One of the basic expectations that every manager has for staff is the assumption that their employees should arrive to work on time.
It’s a core policy in every employee handbook and policy and procedure manual for organizations across the country.
Employers have the right to expect that their employees show up to work – and on time. The caveat here is that employers need to be clear about its position on arriving at work on time, and apply attendance policies consistently and fairly across the company – or that “right” may be in jeopardy.
The article, “Second Circuit Holds That Whether On-Time Attendance Is an Essential Function Is a Fact-Based Determination” shares a case that turns employers’ expectations related to attendance on its ear.
Second Circuit Holds That Whether On-Time Attendance Is an Essential Function Is a Fact-Based Determination
Employers beware – you cannot assume that on-time attendance is an essential function of every job, as the U.S. Court of Appeals for the Second Circuit recently ruled. In McMillian v. City of New York, the court held that the determination of which jobs compel on-time attendance requires a fact-based analysis, which must include the consideration whether an employee’s “physical presence” in the workplace is in fact necessary.
In an era where more employers are allowing telecommuting, remote work, and flexible hours, employers that want their employees to report to a physical place and be on time should take steps now to make sure that these requirements are documented so that it can be proven that attendance is in fact an “essential function of the job.”
The plaintiff in McMillian v. City of New York, 2013 U.S. App. LEXIS 4454 (2d Cir. Mar. 4, 2013), worked for the City Human Resources Administration as a case manager for approximately ten years. As a case manager, the plaintiff was required to conduct annual home visits, process social assessments, recertify clients’ Medicaid eligibility, and perform other related tasks.
The employer had a flex-time policy that permitted employees to arrive anytime between 9:00 a.m. – 10:00 a.m., and leave between 5:00 p.m. – 6:00 p.m. Under the flex-time policy, an employee is not considered “late” unless he or she arrives after 10:15 a.m.
The plaintiff had schizophrenia, which was treated with calibrated medication. He claimed that his morning medications made him drowsy or sluggish and, as a result, he would frequently arrive late to work, sometimes after 11:00 a.m. For a period of about ten years – from approximately 1998 to 2008 – the plaintiff’s tardy arrivals were overlooked by management.
In 2008, however, senior management’s perspective on the tardy arrivals changed. The plaintiff’s supervisor stopped approving his late arrivals, resulting in the plaintiff making numerous verbal requests for a later start time to avoid being disciplined for tardiness.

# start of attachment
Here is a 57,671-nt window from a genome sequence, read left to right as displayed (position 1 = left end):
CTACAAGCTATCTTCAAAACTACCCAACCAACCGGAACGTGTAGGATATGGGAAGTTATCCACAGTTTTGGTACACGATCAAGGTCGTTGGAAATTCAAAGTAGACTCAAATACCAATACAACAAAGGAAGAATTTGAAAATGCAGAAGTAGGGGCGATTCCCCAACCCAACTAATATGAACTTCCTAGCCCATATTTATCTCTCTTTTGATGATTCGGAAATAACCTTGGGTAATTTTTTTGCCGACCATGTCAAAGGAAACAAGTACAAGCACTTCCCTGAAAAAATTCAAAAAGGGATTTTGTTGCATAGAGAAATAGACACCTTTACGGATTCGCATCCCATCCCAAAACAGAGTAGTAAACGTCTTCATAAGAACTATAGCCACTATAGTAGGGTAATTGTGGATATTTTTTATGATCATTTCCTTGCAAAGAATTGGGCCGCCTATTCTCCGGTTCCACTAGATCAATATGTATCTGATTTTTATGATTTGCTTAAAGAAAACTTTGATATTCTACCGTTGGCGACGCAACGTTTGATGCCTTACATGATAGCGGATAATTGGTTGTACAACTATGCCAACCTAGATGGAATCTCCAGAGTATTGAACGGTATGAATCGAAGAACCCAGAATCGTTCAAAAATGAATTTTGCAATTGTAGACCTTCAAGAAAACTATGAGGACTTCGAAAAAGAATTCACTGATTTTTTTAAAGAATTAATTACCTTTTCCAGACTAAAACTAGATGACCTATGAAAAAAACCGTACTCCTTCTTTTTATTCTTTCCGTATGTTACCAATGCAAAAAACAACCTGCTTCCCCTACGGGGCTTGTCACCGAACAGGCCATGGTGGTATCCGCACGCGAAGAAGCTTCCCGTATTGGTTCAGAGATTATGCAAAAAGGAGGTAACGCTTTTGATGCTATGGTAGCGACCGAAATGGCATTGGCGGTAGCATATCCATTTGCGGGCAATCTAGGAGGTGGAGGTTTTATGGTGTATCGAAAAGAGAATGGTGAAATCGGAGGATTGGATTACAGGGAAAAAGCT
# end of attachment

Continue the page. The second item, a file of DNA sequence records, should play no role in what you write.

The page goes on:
In 2010, the continued late arrivals led to disciplinary action and an ultimate recommendation during a grievance hearing that the plaintiff be terminated. The plaintiff’s union representative, however, asserted that his employment should not be terminated due to the mitigating circumstances, namely his disability, that resulted in his tardiness. Ultimately, the City reduced the recommended sanction of termination to a 30 day suspension without pay.
Shortly after the grievance hearing the plaintiff formally requested an accommodation for his disability – specifically, a later flex start time that would permit him to arrive at work between 10:00 a.m. and 11:00 a.m. The request was handled by the director of the City’s Equal Employment Opportunity Office, who spoke with management but never with the plaintiff regarding the accommodation. Based on these discussions, the City concluded that a later flex start time could not be accommodated because there was no supervisor at the office past 6:00 p.m.
The Lawsuit and District Court’s Decision
After the City denied his accommodation request and placed him on a 30-day suspension for violation of the flex-time policy, the plaintiff brought suit alleging that the City violated the Americans with Disabilities Act (ADA), the New York Human Rights Law, and the New York City Human Rights Law. In his lawsuit, the plaintiff alleged that he often worked past 7:00 p.m. and that the office is open until 10:00 p.m., so that, even if he were permitted to arrive late to work, he would still be able to work 35 hours per week. In the alternative, the plaintiff noted that he was willing to work through lunch to bank time. According to the plaintiff, either of these proposed accommodations would permit him to perform the essential functions of his case manager position.
The City’s position was straightforward. In the district court, it argued that timely attendance was an essential function of the plaintiff’s case manager job. The district court, noting that it was required to give deference to the employer’s judgment and policies, accepted the City’s argument and granted summary judgment for the City, finding that the plaintiff could not make out a prima facie case because he could not establish that he could perform the essential functions of the job with or without a reasonable accommodation.